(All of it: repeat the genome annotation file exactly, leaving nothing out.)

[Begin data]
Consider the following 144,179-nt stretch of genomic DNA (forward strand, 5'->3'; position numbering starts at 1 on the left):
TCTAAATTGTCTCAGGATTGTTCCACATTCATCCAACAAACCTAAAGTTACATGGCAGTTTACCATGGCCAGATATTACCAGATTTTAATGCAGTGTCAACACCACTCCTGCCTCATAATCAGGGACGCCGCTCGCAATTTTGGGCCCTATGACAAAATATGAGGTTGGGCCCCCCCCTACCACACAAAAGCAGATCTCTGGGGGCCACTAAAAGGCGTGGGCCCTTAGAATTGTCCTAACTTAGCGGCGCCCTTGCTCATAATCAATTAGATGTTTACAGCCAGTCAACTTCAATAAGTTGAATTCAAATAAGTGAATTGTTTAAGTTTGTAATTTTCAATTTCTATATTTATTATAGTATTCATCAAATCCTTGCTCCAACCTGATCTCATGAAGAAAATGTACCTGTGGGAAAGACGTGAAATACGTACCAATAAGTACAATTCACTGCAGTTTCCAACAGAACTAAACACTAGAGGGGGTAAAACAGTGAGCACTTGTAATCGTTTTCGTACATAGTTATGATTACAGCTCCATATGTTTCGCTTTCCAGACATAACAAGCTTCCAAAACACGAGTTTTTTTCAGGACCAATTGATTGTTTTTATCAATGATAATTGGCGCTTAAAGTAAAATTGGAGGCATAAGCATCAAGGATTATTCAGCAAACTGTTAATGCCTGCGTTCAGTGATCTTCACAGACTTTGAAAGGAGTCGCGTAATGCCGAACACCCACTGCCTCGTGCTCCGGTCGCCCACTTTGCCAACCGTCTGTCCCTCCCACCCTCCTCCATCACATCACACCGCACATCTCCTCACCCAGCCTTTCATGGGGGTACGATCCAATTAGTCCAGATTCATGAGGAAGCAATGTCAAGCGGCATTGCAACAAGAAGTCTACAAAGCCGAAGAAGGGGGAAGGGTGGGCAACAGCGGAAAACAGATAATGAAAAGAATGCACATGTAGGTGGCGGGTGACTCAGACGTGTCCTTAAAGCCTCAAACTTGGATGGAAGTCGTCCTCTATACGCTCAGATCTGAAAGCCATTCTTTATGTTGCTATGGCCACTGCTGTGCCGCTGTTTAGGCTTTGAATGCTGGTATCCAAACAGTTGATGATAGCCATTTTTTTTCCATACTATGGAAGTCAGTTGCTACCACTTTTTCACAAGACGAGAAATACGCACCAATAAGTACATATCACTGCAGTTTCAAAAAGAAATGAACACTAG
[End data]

Consider the following 144,179-nt stretch of genomic DNA (forward strand, 5'->3'; position numbering starts at 1 on the left):
TCTAAATTGTCTCAGGATTGTTCCACATTCATCCAACAAACCTAAAGTTACATGGCAGTTTACCATGGCCAGATATTACCAGATTTTAATGCAGTGTCAACACCACTCCTGCCTCATAATCAGGGACGCCGCTCGCAATTTTGGGCCCTATGACAAAATATGAGGTTGGGCCCCCCCCTACCACACAAAAGCAGATCTCTGGGGGCCACTAAAAGGCGTGGGCCCTTAGAATTGTCCTAACTTAGCGGCGCCCTTGCTCATAATCAATTAGATGTTTACAGCCAGTCAACTTCAATAAGTTGAATTCAAATAAGTGAATTGTTTAAGTTTGTAATTTTCAATTTCTATATTTATTATAGTATTCATCAAATCCTTGCTCCAACCTGATCTCATGAAGAAAATGTACCTGTGGGAAAGACGTGAAATACGTACCAATAAGTACAATTCACTGCAGTTTCCAACAGAACTAAACACTAGAGGGGGTAAAACAGTGAGCACTTGTAATCGTTTTCGTACATAGTTATGATTACAGCTCCATATGTTTCGCTTTCCAGACATAACAAGCTTCCAAAACACGAGTTTTTTTCAGGACCAATTGATTGTTTTTATCAATGATAATTGGCGCTTAAAGTAAAATTGGAGGCATAAGCATCAAGGATTATTCAGCAAACTGTTAATGCCTGCGTTCAGTGATCTTCACAGACTTTGAAAGGAGTCGCGTAATGCCGAACACCCACTGCCTCGTGCTCCGGTCGCCCACTTTGCCAACCGTCTGTCCCTCCCACCCTCCTCCATCACATCACACCGCACATCTCCTCACCCAGCCTTTCATGGGGGTACGATCCAATTAGTCCAGATTCATGAGGAAGCAATGTCAAGCGGCATTGCAACAAGAAGTCTACAAAGCCGAAGAAGGGGGAAGGGTGGGCAACAGCGGAAAACAGATAATGAAAAGAATGCACATGTAGGTGGCGGGTGACTCAGACGTGTCCTTAAAGCCTCAAACTTGGATGGAAGTCGTCCTCTATACGCTCAGATCTGAAAGCCATTCTTTATGTTGCTATGGCCACTGCTGTGCCGCTGTTTAGGCTTTGAATGCTGGTATCCAAACAGTTGATGATAGCCATTTTTTTTCCATACTATGGAAGTCAGTTGCTACCACTTTTTCACAAGACGAGAAATACGCACCAATAAGTACATATCACTGCAGTTTCAAAAAGAAATGAACACTAG